2020 Horwitz Prize Lectures

from left to right:  Robert Fettiplace, A. James Hudspeth, and Christine Petit
November 24, 2020 - 12:00pm - January 28, 2021 - 3:30pm
Location: 
Virtual

Lecture 1

Tuesday, November 24, 2020 at 12 p.m. EST

Robert Fettiplace, University of Wisconsin-Madison, Madison, Wisconsin, USA

"Tmc1 Deafness Mutations Illuminate Hair Cell Transduction"

Robert Fettiplace, PhD, is professor of neuroscience at the University of Wisconsin-Madison. He studied at Cambridge University, where he obtained a BA in medical sciences and a PhD in biophysics.

Register here.

Lecture 2

Tuesday, November 24, 2020 at 3:30 p.m. EST

A. James Hudspeth, Howard Hughes Medical Institute, Chevy Chase, Maryland, and the Rockefeller University, New York, New York, USA

"Your Biological Hearing Aid: mechanical amplification by hair cells of the inner ear"

A. James Hudspeth, MD, PhD, is the F.M. Kirby Professor at the Rockefeller University in New York City and an Investigator at the Howard Hughes Medical Institute. He graduated with a BA in biomedical sciences from Harvard College and completed his MD and PhD at Harvard Medical School and Harvard University, respectively.

Register here.

Lecture 3

Thursday, January 28, 2021 at 10 a.m. EST

Christine Petit, Collège de France, Paris, and Institut Pasteur, Paris, France

Tracing the Road from the Genetic Dissection of Auditory Molecular Mechanisms to Hearing Restoration”

Christine Petit, MD, PhD, is professor “Classe exceptionnelle” at Institut Pasteur and professor and chair of Genetics and Cellular Physiology at the College de France in Paris, France. She graduated from Orsay University with a degree in biological sciences, genetics, and biochemistry, received her PhD at Institut Pasteur, and completed her MD at Pierre et Marie Curie University.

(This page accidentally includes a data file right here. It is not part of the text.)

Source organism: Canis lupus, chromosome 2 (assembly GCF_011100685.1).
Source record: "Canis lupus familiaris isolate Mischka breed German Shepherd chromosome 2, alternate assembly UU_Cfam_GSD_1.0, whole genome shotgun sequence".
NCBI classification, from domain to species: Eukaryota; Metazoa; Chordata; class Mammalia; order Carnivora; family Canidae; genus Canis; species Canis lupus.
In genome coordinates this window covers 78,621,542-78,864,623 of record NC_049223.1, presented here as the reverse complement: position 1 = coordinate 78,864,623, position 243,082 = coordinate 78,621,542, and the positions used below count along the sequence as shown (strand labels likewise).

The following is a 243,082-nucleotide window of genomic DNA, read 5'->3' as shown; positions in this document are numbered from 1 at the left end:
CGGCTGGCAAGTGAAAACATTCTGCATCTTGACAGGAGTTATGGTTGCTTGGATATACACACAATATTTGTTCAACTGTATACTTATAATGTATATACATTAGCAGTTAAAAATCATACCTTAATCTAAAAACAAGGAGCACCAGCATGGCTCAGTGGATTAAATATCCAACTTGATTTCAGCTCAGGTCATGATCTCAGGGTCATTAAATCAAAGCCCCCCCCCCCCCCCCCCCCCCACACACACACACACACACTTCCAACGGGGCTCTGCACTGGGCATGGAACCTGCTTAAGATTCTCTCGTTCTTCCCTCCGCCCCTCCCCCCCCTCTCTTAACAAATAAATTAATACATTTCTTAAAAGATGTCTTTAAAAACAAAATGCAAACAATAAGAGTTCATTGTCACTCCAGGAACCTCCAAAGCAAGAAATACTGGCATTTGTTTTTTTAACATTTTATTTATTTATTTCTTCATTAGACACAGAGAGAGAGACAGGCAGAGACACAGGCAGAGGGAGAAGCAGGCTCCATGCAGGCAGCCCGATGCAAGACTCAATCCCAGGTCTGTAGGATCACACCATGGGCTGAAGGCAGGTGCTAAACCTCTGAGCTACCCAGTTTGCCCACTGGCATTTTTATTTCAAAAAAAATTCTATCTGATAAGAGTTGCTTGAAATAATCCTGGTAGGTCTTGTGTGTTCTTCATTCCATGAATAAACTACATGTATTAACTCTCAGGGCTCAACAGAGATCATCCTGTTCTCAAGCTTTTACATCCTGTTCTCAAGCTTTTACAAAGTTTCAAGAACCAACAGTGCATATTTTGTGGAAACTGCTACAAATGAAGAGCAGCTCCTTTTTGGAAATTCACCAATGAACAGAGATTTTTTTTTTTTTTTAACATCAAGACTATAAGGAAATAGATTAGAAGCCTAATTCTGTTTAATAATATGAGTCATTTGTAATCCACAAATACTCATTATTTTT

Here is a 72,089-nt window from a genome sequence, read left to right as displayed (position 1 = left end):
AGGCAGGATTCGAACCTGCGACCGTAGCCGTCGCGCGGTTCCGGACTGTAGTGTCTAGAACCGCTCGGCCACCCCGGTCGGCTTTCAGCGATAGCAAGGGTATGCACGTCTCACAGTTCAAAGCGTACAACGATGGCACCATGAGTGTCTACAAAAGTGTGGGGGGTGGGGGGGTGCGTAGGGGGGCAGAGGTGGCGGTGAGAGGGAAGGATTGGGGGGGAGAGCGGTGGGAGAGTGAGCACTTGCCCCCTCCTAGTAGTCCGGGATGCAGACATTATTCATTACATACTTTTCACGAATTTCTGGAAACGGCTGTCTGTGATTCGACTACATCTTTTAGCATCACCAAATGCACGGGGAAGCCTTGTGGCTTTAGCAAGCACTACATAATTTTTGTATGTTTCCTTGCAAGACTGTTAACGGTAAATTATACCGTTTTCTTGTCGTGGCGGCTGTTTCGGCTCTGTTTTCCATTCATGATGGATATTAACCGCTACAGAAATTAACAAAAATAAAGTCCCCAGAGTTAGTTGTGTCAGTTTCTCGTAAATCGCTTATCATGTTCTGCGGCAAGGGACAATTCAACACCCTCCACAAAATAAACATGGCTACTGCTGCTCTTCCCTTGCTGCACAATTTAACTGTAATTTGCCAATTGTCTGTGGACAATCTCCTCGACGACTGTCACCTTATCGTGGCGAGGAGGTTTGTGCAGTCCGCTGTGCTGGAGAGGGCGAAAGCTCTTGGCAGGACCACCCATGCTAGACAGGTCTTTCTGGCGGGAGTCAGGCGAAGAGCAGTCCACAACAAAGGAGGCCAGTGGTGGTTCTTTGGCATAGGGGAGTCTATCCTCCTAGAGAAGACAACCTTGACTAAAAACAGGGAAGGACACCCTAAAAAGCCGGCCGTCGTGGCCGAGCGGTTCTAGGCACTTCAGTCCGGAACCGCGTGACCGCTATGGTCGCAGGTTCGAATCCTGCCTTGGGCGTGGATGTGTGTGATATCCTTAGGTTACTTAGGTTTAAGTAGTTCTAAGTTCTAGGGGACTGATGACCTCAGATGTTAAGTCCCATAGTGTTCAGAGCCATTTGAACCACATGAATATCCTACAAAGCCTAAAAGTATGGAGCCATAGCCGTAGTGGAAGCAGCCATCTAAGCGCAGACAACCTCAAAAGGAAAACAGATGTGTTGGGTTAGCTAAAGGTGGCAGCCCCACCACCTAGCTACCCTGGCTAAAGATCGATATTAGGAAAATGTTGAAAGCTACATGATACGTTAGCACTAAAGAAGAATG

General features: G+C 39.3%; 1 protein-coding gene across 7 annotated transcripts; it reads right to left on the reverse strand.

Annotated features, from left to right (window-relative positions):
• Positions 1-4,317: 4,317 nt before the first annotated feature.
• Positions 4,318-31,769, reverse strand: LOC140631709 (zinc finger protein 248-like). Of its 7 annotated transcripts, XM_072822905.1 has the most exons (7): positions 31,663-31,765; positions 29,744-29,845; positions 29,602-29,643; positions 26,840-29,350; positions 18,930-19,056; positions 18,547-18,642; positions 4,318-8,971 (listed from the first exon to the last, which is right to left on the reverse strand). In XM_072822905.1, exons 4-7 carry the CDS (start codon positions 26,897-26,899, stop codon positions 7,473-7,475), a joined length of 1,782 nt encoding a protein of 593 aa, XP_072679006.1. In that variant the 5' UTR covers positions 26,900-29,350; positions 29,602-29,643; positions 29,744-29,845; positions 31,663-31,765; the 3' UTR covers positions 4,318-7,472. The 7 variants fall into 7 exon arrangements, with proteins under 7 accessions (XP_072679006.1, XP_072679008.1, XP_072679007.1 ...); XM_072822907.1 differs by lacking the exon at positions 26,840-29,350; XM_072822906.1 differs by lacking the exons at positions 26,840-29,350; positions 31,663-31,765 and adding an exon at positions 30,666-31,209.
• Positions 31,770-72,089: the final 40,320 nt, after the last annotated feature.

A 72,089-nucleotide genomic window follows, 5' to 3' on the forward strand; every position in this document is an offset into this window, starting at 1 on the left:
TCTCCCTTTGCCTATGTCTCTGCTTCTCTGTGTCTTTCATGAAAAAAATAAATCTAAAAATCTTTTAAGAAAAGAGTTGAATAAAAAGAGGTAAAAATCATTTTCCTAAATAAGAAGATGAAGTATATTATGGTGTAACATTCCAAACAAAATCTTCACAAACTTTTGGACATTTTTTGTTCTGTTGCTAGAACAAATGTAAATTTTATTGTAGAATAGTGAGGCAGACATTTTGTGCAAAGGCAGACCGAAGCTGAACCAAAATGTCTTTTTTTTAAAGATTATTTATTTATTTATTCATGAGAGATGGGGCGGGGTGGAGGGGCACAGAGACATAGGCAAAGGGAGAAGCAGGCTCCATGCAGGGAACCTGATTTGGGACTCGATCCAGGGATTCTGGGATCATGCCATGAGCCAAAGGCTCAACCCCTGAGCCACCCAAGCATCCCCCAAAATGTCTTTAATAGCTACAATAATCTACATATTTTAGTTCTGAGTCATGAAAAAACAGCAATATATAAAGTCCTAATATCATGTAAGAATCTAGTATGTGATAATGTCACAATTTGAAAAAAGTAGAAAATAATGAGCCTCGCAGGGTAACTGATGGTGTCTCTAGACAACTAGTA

Register here.

The Louisa Gross Horwitz Prize

The Louisa Gross Horwitz Prize was established under the will of the late S. Gross Horwitz through a bequest to Columbia University. It is named in honor of the donor’s mother, Louisa Gross Horwitz, who was the daughter of Dr. Samuel David Gross (1805-89), a prominent Philadelphia surgeon who served as president of the American Medical Association and wrote “Systems of Surgery.” Of the 103 Horwitz Prize winners to date, 51 have gone on to receive Nobel Prizes. Most recently, 2014 Horwitz Prize winner James P. Allison, PhD, of the University of Texas MD Anderson Cancer Center shared the 2018 Nobel Prize in Physiology or Medicine with Tasuku Honjo, MD, PhD, of Kyoto University. For a list of previous Horwitz Prize awardees, please click here.

The 2020 Louisa Gross Horwitz Prize Lectures will be hosted virtually this year. Drs. Fettiplace and Husdpeth will present their lectures on Nov. 24 and Dr. Petit on Thursday, January 28, 2021.

More information about the Louisa Gross Horwitz Prize and the lectures is available at the Louisa Gross Horwitz Prize site.

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